Senators are working to introduce a bill that would remove criminals from national cemeteries.
Senator Dan Coats, R-Indiana, introduced the Alicia Dawn Koehl Respect for National Cemeteries Act Thursday. Senators Joe Donnelly, D-Indiana, and Richard Burr, R-North Carolina, have cosponsored the bill.
The bill is named in honor of Alicia Koehl, who was killed by Michael Anderson during a shootout at the Villa Paree Apartments back in May 2012. Three others were also wounded before Anderson killed himself.
Anderson was an Army veteran who was buried with full honors at a national cemetery in Michigan.
If passed, the bill would give the U.S. Department of Veteran Affairs the authority to disinter veterans buried at national cemeteries who have committed a federal or state capital crime.
“This legislation will give the VA the authority it says it needs to resolve this unacceptable mistake and help provide the Koehl family with a sense of peace and closure,” said Coats. “The victims and family members of this tragic shooting have suffered enough and deserve to have their request met. No one who commits a state or capital crime should be given the honor of a military burial and be laid to rest next to our nation’s heroes. I urge Congress to pass the Alicia Dawn Koehl Respect for National Cemeteries Act and help ensure that our fallen veterans can rest in peace next to loved ones and fellow soldiers, not criminals.”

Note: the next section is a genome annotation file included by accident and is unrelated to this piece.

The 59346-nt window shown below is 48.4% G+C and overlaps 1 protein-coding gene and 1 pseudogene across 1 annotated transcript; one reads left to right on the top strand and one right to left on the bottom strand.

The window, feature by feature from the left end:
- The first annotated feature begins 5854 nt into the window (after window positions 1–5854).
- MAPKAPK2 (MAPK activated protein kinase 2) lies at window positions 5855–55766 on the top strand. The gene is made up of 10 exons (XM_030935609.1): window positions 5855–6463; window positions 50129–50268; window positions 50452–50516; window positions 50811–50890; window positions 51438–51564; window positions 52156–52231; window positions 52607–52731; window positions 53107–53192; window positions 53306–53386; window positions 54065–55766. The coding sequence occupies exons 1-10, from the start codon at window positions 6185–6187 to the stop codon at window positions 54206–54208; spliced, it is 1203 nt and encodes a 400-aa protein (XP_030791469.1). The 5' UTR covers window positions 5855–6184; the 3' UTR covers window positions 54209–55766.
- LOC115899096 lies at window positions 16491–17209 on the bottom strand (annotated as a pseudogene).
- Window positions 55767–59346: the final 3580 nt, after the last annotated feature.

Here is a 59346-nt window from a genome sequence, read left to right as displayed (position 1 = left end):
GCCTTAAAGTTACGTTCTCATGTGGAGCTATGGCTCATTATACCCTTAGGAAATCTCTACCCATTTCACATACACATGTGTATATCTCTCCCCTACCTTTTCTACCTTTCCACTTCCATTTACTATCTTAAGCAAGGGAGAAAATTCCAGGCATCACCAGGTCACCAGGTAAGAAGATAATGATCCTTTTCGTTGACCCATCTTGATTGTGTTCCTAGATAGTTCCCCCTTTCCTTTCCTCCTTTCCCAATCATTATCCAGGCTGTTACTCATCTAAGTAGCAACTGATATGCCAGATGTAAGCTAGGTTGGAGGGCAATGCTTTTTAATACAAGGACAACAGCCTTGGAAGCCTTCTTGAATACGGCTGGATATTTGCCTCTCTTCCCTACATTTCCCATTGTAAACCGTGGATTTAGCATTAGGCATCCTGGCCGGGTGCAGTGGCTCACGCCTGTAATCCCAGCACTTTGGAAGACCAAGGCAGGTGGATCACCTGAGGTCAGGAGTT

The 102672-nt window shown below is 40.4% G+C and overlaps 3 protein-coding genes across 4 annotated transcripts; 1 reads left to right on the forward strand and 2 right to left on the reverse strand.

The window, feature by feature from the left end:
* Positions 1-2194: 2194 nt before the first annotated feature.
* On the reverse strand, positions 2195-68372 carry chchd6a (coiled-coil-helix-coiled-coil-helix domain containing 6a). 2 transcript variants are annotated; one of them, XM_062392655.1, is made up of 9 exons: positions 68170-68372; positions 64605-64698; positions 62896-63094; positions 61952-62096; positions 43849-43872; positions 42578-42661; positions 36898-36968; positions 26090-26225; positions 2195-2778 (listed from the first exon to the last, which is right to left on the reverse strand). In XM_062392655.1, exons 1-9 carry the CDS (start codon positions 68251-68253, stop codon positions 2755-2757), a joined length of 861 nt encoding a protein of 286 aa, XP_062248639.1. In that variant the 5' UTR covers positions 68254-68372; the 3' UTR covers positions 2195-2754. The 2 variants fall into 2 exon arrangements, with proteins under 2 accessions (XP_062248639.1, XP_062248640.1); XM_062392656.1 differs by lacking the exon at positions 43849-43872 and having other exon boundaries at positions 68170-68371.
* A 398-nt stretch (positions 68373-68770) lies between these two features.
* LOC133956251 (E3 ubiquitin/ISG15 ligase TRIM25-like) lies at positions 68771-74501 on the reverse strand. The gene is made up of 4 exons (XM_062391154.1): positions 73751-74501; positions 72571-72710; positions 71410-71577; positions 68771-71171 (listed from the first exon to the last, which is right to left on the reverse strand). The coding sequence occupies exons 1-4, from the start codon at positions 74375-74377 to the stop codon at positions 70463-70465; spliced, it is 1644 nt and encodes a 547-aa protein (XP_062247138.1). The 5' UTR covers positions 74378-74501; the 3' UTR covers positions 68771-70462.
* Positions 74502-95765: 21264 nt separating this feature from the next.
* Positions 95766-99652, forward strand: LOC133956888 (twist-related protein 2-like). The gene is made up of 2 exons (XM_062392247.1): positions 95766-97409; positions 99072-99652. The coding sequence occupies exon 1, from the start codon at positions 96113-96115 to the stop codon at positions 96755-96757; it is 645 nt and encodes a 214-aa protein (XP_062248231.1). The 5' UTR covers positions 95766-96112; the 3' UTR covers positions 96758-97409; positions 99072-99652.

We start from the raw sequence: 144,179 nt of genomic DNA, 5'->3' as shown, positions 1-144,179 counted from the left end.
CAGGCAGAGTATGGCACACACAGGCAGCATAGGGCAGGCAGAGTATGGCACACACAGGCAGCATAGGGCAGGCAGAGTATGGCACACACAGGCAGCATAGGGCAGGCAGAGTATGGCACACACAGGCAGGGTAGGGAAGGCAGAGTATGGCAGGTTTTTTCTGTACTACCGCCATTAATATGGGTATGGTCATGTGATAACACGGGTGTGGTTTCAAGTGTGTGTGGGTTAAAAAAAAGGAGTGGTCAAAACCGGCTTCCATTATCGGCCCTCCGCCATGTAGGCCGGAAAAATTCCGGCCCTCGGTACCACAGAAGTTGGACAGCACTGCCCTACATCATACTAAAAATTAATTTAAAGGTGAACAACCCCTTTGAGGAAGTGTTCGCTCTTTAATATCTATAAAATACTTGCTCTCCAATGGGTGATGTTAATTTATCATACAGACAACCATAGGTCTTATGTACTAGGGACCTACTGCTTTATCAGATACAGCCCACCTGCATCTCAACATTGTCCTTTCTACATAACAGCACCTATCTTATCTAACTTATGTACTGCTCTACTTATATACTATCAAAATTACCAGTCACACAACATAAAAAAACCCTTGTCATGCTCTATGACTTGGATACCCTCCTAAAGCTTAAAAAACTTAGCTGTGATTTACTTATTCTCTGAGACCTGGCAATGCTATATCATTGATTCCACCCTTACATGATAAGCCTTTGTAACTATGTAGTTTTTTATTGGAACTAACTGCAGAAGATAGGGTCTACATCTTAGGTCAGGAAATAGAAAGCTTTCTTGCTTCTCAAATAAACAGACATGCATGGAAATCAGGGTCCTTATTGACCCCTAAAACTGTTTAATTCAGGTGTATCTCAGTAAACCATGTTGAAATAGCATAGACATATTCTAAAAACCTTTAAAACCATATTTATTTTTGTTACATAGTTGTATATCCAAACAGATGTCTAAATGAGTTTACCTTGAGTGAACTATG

“My office has worked with the Koehl family to address this injustice, and this week, we were informed by the VA that a legislative solution is needed,” said Donnelly. “Today, Senator Coats and I introduced a bill to help provide relief to the Koehl family and a solution to these tragic circumstances. We must preserve the honor of being buried in a veterans’ cemetery.”
A full copy of the legislation may be read online: http://coats.senate.gov/download/koehl-bill